The Story of the Stone and the Art of Deceiving in the Manchu Court, 1723-1796

Wei Shang, Du Family Professor of Chinese Culture, East Asian Languages and Cultures, Columbia University
Wei Shang, Du Family Professor of Chinese Culture, East Asian Languages and Cultures, Columbia University
Thursday, March 6, 2014 - 3:30pm
Communications 202

For students of The Story of the Stone, a lingering question is why it appeared in the mid-18th century. This paper seeks to answer this question by examining the extent to which the novel taps into the cultural reservoirs of the day. It argues that in addressing the interplays and intersections of zhen (real) and jia (unreal), The Story of the Stone draws so heavily on the art of interior decorations and architectural designs of the Qing court that it gives both a gripping expression to, and a sophisticated spin on the tastes and artistic inclinations of the Manchu royal house. More specifically, the novel’s representation of Grand Prospect Garden bears the trademark of the visual tricks -- or what might be broadly described as the art of deceiving (zaojia) -- that informs the paintings, interior designs, and more generally, the material culture of the imperial palaces and gardens of the time.

Professor Shang’s research interests include print culture, book history, intellectual history, and the fiction and drama of the early modern period. Currently, Professor Shang is working on two book projects, Jin Ping Mei Cihua and Commercial Publicity: Narrative Construction of the Everyday World in Early Modern China; and The Story of the Stone and the Making of Modern Chinese Culture, 1791–1949. His book Rulinwaishi and Cultural Transformation in Late Imperial China (Harvard University Press, 2003) addresses the role of ritual and fiction in shaping the intellectual and cultural changes of the eighteenth century. His other publications include “Jin Ping Mei Cihua and Late Ming Print Culture,” in Writing and Materiality in China, (ed. Judith Zeitlin and Lydia Liu, Harvard University Asian Center, 2003) and “The Making of the Everyday World: Jin Ping Mei Cihua and Encyclopedias for Daily Use,” in Dynastic Crisis and Cultural Innovation: From the Late Ming to the Late Qing and Beyond (Harvard East Asian Monographs, 2006).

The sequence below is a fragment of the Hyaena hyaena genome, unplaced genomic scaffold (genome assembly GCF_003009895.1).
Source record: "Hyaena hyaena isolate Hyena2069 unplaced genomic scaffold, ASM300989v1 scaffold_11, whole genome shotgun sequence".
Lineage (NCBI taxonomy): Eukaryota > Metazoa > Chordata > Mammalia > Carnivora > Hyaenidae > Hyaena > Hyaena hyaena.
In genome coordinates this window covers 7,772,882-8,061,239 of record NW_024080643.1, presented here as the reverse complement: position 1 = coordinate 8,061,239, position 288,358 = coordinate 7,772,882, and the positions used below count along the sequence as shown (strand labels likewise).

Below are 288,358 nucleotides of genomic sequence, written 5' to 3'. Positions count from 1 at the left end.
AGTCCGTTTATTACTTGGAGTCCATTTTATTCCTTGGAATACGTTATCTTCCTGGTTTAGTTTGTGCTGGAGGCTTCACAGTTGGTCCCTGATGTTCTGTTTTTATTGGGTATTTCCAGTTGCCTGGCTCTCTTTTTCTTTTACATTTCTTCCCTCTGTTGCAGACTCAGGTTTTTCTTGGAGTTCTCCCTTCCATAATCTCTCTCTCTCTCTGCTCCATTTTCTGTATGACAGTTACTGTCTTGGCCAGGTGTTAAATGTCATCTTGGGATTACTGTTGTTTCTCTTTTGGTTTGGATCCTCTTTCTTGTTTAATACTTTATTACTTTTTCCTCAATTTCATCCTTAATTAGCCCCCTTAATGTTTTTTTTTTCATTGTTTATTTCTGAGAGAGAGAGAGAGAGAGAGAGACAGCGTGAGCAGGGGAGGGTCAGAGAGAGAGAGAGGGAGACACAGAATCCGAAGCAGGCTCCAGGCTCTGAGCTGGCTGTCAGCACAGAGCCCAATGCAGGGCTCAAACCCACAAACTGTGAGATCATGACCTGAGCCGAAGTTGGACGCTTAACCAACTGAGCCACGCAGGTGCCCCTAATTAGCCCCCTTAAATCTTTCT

Professor Shang received his BA and MA from Peking University (1982, 1984) and his PhD from Harvard (1994). He joined the Columbia faculty in 1997 and became an associate professor in 2002.

Sponsored by the UW China Studies Program at the Jackson School of International Studies. For more information, contact